Let’s get one thing straight: relapse happens. It’s not taboo or unspeakable and to think so actually increases the chance of relapse occurring. Relapse happens because we’re human and are subject to human missteps, distractions, and triggers.
Addiction cannot be cured like a cold or an infection. It’s a chronic disease that requires constant attention. Relapse steps in when that attention starts to falter. But it’s important to understand that relapse doesn’t define you. It’s always okay to seek help again.
Relapse is a return to old, unhealthy habits. One of the primary objectives of recovery treatment is to break unhealthy habits. This doesn’t just mean that an addict stops using or drinking. It’s also about learning how to stop lying, manipulating, blaming yourself, closing yourself off to new things, etc. Therefore, if an addict starts using again, they’ll also start to adopt these secondary bad habits again. Needless to say, it’s incredibly important to get help after a relapse before the regression gets too far.
You are not alone. While relapsing is not a good thing, don’t be ashamed of it. In fact, about 40 to 60% of addicts experience a relapse at some point in their recovery, according to the National Institute on Drug Abuse (NIDA). You are not defined or restricted by a relapse and while you shouldn’t place blame on yourself, you should hold yourself accountable to get back on the right track by seeking help.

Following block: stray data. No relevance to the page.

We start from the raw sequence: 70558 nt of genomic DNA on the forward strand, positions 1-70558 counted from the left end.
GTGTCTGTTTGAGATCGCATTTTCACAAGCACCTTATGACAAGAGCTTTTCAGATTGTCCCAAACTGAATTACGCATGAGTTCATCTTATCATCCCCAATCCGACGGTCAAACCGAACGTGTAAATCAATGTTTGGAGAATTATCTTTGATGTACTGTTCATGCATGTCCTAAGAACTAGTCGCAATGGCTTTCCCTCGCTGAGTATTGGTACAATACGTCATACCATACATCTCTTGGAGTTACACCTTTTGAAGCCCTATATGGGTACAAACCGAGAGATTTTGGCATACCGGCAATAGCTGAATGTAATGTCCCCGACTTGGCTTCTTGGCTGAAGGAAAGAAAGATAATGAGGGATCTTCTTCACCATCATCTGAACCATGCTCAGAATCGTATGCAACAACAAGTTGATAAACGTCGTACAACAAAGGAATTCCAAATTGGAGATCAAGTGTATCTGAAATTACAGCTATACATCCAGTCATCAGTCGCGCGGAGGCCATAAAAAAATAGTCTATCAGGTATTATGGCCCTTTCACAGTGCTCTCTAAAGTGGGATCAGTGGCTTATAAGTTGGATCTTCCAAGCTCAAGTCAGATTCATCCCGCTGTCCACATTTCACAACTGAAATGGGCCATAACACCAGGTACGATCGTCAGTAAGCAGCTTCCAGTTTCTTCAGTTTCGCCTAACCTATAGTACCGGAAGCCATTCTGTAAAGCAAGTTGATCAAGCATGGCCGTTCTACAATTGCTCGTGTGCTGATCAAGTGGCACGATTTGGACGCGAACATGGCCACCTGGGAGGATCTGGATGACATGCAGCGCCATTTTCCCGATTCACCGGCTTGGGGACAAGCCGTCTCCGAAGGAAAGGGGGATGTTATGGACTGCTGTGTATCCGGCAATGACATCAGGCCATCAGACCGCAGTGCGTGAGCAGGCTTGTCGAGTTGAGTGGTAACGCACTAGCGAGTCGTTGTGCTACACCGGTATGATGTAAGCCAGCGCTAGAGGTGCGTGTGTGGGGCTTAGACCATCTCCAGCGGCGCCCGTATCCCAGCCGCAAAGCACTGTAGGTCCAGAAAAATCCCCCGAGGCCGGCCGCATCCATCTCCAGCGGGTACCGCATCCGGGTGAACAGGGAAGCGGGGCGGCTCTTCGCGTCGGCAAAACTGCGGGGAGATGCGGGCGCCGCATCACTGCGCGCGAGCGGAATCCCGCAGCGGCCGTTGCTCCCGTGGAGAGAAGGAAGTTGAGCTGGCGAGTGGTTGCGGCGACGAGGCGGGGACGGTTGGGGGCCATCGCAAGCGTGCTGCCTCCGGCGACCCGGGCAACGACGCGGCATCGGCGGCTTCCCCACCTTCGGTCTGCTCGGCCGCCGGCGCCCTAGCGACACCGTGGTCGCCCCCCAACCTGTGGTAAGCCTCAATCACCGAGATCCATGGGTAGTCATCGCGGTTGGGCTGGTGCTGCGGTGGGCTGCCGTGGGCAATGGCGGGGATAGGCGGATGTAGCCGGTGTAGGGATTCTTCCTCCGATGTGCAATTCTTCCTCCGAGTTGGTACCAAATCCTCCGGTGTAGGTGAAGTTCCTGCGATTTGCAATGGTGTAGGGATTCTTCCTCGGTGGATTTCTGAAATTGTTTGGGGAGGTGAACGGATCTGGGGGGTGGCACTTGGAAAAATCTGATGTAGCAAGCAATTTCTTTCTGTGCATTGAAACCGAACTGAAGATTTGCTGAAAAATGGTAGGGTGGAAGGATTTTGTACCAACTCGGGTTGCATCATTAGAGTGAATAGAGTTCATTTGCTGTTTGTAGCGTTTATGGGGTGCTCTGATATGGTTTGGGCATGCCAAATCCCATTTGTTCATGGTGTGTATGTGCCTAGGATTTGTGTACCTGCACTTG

Reasons Why Relapse Happens:
You feel that you are cured and can now drink or use drugs responsibly.
Tip: Understand that addiction is a chronic disease and is never actually “cured” but rather is managed and worked on throughout life. The best thing to do is focus on sober lifestyle and healthy activities.
You start to romanticize the “good old days” of partying and using
Tip: Create a list of all of the good things that have come out of your recovery, such as new friends, your happy family, or a new sober activity that you’ve picked up. This list can serve as a constant reminder of how much better life is now that you’re in recovery.
You start to lose motivation in the recovery process
Tip: Start a recovery journal. You can log your days or list the things you’ve learned so far in recovery. Seeing your progress will help you to stay motivated throughout your whole recovery.
You’re influenced by distractions/temptations from your past
Tip: Find new friends that share your sober lifestyle. Not only can a new support group help you stay on track, but you can help them as well. If your friends are also in recovery, then the social activities they do will automatically steer clear of temptation, which makes it easy and natural for you to stay clean and sober.